Dr. Edwards went on to say: "The resurrection of Elvis is the fundamental belief of Presleyterian faith". (20)

I hope you can now more clearly see the link between Elvis sightings and Elvis faith.

The worrying thing (it worries me anyway) is that the founders of The First Presleyterian Church of Elvis the Divine apparently spent five years developing church doctrine and sacred rituals before going public with their new religion.

Unfortunately, much of their doctrines and rituals are what I'll term classic "humor fodder for the mass media" - they serve only to attract ridicule, scorn, or at best, offer good natured amusement.

Followers of the religion are required to:

  • face Las Vegas daily (as opposed to the practice adopted by other Elvis religions of "facing Graceland")
  • make a pilgrimage to Graceland at least once during their lives
  • overindulge in worldly pleasures
  • have their children praise Elvis daily
  • follow strict dietary laws - the 31 "Holy Items" Elvis stocked in his kitchen pantry at all times (21)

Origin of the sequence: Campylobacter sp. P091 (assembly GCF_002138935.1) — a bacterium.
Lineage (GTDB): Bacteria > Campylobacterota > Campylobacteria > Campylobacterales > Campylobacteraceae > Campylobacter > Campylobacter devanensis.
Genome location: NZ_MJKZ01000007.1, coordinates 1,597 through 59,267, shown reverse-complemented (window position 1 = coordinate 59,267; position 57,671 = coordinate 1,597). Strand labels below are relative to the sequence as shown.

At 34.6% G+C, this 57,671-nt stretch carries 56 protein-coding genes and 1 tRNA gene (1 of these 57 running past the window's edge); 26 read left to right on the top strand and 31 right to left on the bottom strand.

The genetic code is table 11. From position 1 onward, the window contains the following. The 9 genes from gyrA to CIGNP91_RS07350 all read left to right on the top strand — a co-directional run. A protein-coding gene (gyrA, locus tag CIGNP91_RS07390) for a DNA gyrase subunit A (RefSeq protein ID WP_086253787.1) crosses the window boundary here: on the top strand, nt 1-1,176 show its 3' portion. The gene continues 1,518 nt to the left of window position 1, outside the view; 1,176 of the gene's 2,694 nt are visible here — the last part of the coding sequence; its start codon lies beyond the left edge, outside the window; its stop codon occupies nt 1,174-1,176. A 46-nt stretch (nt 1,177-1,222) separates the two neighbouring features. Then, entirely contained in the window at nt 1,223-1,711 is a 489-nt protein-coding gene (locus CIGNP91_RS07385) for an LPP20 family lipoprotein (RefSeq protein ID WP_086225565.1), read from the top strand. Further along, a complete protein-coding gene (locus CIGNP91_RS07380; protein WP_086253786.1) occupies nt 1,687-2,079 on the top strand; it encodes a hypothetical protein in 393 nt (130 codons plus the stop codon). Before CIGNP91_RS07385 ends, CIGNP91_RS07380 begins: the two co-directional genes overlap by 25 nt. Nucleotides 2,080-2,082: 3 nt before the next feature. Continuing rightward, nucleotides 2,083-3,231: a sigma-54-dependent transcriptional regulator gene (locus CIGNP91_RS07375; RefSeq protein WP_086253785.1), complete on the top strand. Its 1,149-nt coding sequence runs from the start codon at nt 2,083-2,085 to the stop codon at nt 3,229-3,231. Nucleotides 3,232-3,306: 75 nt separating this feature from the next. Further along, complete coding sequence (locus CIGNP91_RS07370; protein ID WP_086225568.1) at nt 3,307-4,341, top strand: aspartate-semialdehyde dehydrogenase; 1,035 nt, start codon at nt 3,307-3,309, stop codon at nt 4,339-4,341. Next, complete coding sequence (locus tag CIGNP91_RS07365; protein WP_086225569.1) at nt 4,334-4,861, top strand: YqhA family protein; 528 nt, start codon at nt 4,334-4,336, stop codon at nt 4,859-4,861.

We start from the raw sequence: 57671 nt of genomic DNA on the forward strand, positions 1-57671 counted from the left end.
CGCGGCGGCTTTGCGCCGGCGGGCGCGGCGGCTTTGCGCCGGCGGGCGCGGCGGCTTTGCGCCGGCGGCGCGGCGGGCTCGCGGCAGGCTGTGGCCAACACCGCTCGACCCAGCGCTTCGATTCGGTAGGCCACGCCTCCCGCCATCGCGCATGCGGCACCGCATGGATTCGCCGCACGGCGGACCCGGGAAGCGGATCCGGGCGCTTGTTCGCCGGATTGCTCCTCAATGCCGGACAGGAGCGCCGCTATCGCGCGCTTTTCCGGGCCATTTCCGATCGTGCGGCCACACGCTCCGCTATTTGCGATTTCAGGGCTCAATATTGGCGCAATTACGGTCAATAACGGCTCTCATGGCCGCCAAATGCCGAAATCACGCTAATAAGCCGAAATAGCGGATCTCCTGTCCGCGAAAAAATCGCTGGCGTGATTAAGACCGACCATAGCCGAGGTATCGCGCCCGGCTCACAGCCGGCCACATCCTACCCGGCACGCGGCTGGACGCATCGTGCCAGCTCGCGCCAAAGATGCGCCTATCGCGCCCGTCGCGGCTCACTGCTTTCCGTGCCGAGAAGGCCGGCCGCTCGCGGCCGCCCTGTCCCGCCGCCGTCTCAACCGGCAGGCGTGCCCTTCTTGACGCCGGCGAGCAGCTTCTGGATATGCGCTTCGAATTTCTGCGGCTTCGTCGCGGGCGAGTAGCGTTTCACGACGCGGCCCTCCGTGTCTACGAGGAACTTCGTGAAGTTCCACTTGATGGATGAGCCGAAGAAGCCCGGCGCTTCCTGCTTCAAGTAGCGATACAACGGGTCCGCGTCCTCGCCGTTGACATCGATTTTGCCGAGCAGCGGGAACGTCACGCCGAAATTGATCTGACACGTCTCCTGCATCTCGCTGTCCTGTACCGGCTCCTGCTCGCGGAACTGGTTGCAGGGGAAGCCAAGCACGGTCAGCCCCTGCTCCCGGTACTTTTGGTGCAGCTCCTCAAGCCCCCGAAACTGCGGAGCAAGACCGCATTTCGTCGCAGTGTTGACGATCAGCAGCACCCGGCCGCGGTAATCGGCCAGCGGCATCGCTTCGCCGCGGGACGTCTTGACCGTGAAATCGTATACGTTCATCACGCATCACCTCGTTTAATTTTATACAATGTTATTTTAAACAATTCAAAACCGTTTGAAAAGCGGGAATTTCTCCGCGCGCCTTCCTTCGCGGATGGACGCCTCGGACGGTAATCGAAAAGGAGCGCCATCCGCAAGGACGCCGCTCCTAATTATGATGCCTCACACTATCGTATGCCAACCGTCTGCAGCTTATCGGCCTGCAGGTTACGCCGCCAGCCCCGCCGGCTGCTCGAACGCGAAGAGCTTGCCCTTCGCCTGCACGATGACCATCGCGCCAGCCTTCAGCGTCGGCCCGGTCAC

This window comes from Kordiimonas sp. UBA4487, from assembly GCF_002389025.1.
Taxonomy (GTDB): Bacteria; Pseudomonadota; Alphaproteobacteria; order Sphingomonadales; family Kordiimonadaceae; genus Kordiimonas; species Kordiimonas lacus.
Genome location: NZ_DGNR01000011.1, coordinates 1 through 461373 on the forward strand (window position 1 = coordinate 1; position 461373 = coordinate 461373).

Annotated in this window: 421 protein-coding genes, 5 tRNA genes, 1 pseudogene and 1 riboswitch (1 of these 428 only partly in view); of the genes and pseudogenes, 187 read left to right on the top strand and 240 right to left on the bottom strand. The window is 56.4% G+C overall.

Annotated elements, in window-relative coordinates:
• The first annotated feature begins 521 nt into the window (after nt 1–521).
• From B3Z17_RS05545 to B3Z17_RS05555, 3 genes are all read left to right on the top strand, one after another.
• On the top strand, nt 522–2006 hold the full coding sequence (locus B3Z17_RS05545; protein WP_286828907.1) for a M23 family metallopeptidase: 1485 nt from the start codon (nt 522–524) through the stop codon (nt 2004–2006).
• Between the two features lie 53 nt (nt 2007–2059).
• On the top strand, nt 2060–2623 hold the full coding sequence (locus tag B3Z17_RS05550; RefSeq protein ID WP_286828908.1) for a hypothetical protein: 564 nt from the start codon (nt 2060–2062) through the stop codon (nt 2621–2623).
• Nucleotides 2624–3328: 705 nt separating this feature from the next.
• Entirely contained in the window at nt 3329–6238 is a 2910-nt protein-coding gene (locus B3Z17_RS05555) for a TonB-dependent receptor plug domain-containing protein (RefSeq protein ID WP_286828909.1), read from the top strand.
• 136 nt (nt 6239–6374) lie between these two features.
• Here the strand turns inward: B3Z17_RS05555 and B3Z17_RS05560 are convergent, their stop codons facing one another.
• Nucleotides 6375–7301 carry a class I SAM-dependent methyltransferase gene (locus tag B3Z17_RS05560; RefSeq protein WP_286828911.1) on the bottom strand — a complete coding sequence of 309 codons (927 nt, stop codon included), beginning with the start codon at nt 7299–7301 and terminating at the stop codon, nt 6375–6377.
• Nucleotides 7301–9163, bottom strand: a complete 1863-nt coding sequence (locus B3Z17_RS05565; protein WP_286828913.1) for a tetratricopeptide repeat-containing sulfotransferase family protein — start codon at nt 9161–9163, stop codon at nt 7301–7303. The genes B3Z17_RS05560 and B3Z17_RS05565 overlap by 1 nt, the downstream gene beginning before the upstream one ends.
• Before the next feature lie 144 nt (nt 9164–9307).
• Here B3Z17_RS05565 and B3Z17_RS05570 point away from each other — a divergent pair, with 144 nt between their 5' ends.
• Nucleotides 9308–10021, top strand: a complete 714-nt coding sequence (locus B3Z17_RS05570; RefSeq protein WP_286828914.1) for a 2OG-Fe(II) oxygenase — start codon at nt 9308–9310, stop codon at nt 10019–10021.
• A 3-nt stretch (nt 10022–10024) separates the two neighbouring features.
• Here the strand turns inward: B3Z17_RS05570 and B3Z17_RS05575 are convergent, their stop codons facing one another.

You are probably listening to this thinking I'm either taking the mickey, or The First Presleyterian Church of Elvis the Divine is just a bit of fun by some extreme Elvis fans.

Well, extreme they might be, but engage in correspondence with Minister Anna and you'll soon discover this is no laughing matter. We (not only) live in interesting times, to quote the Chinese proverb, but we also live in a strange world!

Some religious history. While it is easy to dismiss the Elvis as religion, sect or cult concept, it is mindful to note that many other faiths and religions arose from 'pagan' origins and were also derided in their formative period. Christianity was once regarded as a "cult menace" while the Mormans endured much before emerging as a powerful religious movement. (22)

And at any one time in history there have always been numerous 'grass roots' movements operating outside mainstream religion. For instance, the Roman Catholic Church today continues to have to deal with its own long running, grass-roots bugbear, the 'Cult of the Virgin' (Mary). (23)

In any case, as Strausbaugh and Enders have both stated, "popular religion is a lot more about feeling than thinking anyway". (24)

But does "Elvism" fit within contemporary religious theory?

"Religious pluralis" (or "religious pluralism)" (25) is a common term used to describe two things:

(i) the growth and diversity of new religious movements; and

(ii) that differences between different religions can be overcome by respecting "core principles" rather than "marginal issues".